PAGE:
Grade Level: 6-12
Students will learn about scenic conservation, visual clutter, and what defines community by analyzing points of debate surrounding some society’s most hotly debated issues. They will choose and support a stand on the issue during a round of philosophical chairs.
- Scenic America Principles of Scenic Conservation #6: Teach young people to value the visual environment and to create and respect places of beauty.
- Analyze points of debate around various issues surrounding scenic conservation.
- Choose and support a stand on the issue of scenic conservation.
Vocabulary: claim, evidence, reasoning, visual pollution,
- Chart paper, chalkboard, or whiteboard
- Markers or chalk for discussion board
- Philosophical Chairs Reflection Sheet printable
- Copies of the chosen current event article pertaining to topic, one per student
- Post-It notes or scrap paper
- Philosophical Chairs Discussion Assessment Chart printable
- Optional:Computers for online research
- Set up your classroom for the “Philosophical Chairs” discussion. Have one designated area for students who agree with the topic. Directly across from the “agree” area should be a “disagree” area. In between the two should be a section for students who are neutral on the issue.
- Select a debate topic from the options included in this curriculum guide and current event article which discusses the topic.
- Write the topic/issue on a piece of chart paper or the chalkboard/whiteboard you are planning to use during the discussion.
- Make a class set of the Philosophical Chairs “Rules of Engagement” printable to review with the students prior to the discussion.
- Print copies of the Philosophical Chairs Reflection Sheet printable.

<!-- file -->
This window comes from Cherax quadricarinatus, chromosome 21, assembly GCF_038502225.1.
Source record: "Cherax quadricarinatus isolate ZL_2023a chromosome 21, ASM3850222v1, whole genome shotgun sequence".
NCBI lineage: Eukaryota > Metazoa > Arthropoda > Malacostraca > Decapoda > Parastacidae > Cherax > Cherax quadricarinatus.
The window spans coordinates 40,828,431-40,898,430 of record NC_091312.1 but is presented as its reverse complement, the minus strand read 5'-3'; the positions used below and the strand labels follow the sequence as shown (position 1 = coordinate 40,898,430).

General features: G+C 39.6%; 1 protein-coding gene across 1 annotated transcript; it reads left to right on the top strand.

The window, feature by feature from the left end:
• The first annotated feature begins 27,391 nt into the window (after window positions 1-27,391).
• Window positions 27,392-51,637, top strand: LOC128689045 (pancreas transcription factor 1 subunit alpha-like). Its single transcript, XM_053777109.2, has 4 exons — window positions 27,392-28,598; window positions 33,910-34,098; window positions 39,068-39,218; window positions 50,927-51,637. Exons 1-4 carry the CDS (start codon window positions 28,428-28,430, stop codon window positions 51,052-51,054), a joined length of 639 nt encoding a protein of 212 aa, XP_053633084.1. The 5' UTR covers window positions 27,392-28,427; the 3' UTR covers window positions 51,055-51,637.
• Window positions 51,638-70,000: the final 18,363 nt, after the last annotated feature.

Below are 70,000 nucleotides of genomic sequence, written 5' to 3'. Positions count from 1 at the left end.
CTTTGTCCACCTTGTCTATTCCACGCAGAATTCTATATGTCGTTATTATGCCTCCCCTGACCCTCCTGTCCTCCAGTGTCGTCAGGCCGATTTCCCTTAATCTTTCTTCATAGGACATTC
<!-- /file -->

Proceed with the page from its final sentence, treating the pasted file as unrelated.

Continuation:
- Print a copy of the Philosophical Chairs Discussion Student Assessment Rubric printable for your own use. Note: The chart has rows for 14 students. You will need to print a second copy to accommodate the number of students in your class.
- Instruct students to read the current event article you chose about the topic prior to conducting the discussion.
- Inform students that they will discuss the assigned reading with an activity called Philosophical Chairs. Essentially, Philosophical Chairs is a means of debating an issue. Students will respond to a question and be divided into groups based on their responses. They will then discuss their reasons for their answers.
- Reveal the topic to students.
- Provide each student with a Post-it Note or small piece of paper and instruct them to write down their name followed by their stance on the issue. They should write “agree,” “disagree,” or “neutral.”
- Collect student slips and position students in their chosen areas (agree, disagree, or neutral).
- Select one student to start the discussion by stating why they chose their particular stance on the issue.
- Throughout the discussion, take notes on students’ participation using the Philosophical Chairs Discussion Assessment Rubric printable.
- Continue with a detailed debate with students explaining why they have taken one of the three positions.
- At the conclusion of the discussion, have students complete the Philosophical Chairs Reflection Sheet printable.
- Use the Philosophical Chairs Discussion Assessment Chart to rate the quality and quantity of each students’ contribution to the discussion.
- Review students’ completed Philosophical Chairs Reflection Sheet printable.
- You may want to review the current event article about your topic with your struggling students prior to the Philosophical Chairs discussion. Nonetheless, because this activity is strongly based on voicing opinions and listening actively, it is accessible to all learners.
- Ask students to conduct online research to find texts and examples that either support their position on the issue or bring new information to the discussion.
- Have students get the perspective of their parents on the topic discussed in class in order to prepare for writing their position papers.